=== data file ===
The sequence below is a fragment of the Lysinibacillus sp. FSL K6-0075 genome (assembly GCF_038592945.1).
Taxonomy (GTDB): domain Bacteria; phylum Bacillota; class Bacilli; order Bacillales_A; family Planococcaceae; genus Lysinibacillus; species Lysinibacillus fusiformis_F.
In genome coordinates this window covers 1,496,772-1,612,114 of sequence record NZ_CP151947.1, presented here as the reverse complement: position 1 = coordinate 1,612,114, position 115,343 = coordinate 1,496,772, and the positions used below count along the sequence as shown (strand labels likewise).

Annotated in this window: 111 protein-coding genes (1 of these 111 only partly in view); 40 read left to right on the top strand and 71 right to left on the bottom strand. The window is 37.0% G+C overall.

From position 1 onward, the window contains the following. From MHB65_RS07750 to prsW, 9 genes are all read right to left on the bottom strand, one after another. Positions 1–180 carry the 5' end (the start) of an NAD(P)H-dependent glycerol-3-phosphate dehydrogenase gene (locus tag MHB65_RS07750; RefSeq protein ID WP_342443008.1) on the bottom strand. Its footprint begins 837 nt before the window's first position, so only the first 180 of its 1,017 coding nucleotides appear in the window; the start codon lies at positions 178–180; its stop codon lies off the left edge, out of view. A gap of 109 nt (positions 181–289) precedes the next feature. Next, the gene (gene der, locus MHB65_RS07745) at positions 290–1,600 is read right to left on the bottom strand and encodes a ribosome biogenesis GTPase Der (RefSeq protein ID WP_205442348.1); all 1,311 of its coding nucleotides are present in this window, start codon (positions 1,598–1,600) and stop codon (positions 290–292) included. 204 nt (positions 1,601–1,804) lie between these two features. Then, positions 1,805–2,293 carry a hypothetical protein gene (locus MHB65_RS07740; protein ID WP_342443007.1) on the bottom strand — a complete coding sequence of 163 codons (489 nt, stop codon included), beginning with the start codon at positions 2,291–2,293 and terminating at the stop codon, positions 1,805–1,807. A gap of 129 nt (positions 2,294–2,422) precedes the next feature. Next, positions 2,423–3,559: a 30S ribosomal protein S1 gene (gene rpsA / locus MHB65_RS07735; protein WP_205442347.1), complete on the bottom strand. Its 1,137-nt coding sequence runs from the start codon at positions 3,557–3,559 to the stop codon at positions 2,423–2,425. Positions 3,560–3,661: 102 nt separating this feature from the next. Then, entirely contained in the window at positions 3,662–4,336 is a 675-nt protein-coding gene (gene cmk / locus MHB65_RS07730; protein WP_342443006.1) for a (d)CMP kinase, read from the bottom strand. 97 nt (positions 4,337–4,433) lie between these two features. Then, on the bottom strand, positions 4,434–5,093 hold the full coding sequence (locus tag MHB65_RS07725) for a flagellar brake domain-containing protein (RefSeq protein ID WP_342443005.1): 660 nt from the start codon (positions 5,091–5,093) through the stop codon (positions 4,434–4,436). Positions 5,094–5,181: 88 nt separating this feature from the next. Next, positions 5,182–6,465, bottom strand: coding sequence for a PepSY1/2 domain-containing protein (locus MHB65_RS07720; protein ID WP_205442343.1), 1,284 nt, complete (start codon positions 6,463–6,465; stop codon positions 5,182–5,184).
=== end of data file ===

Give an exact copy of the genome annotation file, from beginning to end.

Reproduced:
The sequence below is a fragment of the Lysinibacillus sp. FSL K6-0075 genome (assembly GCF_038592945.1).
Taxonomy (GTDB): domain Bacteria; phylum Bacillota; class Bacilli; order Bacillales_A; family Planococcaceae; genus Lysinibacillus; species Lysinibacillus fusiformis_F.
In genome coordinates this window covers 1,496,772-1,612,114 of sequence record NZ_CP151947.1, presented here as the reverse complement: position 1 = coordinate 1,612,114, position 115,343 = coordinate 1,496,772, and the positions used below count along the sequence as shown (strand labels likewise).

Annotated in this window: 111 protein-coding genes (1 of these 111 only partly in view); 40 read left to right on the top strand and 71 right to left on the bottom strand. The window is 37.0% G+C overall.

From position 1 onward, the window contains the following. From MHB65_RS07750 to prsW, 9 genes are all read right to left on the bottom strand, one after another. Positions 1–180 carry the 5' end (the start) of an NAD(P)H-dependent glycerol-3-phosphate dehydrogenase gene (locus tag MHB65_RS07750; RefSeq protein ID WP_342443008.1) on the bottom strand. Its footprint begins 837 nt before the window's first position, so only the first 180 of its 1,017 coding nucleotides appear in the window; the start codon lies at positions 178–180; its stop codon lies off the left edge, out of view. A gap of 109 nt (positions 181–289) precedes the next feature. Next, the gene (gene der, locus MHB65_RS07745) at positions 290–1,600 is read right to left on the bottom strand and encodes a ribosome biogenesis GTPase Der (RefSeq protein ID WP_205442348.1); all 1,311 of its coding nucleotides are present in this window, start codon (positions 1,598–1,600) and stop codon (positions 290–292) included. 204 nt (positions 1,601–1,804) lie between these two features. Then, positions 1,805–2,293 carry a hypothetical protein gene (locus MHB65_RS07740; protein ID WP_342443007.1) on the bottom strand — a complete coding sequence of 163 codons (489 nt, stop codon included), beginning with the start codon at positions 2,291–2,293 and terminating at the stop codon, positions 1,805–1,807. A gap of 129 nt (positions 2,294–2,422) precedes the next feature. Next, positions 2,423–3,559: a 30S ribosomal protein S1 gene (gene rpsA / locus MHB65_RS07735; protein WP_205442347.1), complete on the bottom strand. Its 1,137-nt coding sequence runs from the start codon at positions 3,557–3,559 to the stop codon at positions 2,423–2,425. Positions 3,560–3,661: 102 nt separating this feature from the next. Then, entirely contained in the window at positions 3,662–4,336 is a 675-nt protein-coding gene (gene cmk / locus MHB65_RS07730; protein WP_342443006.1) for a (d)CMP kinase, read from the bottom strand. 97 nt (positions 4,337–4,433) lie between these two features. Then, on the bottom strand, positions 4,434–5,093 hold the full coding sequence (locus tag MHB65_RS07725) for a flagellar brake domain-containing protein (RefSeq protein ID WP_342443005.1): 660 nt from the start codon (positions 5,091–5,093) through the stop codon (positions 4,434–4,436). Positions 5,094–5,181: 88 nt separating this feature from the next. Next, positions 5,182–6,465, bottom strand: coding sequence for a PepSY1/2 domain-containing protein (locus MHB65_RS07720; protein ID WP_205442343.1), 1,284 nt, complete (start codon positions 6,463–6,465; stop codon positions 5,182–5,184).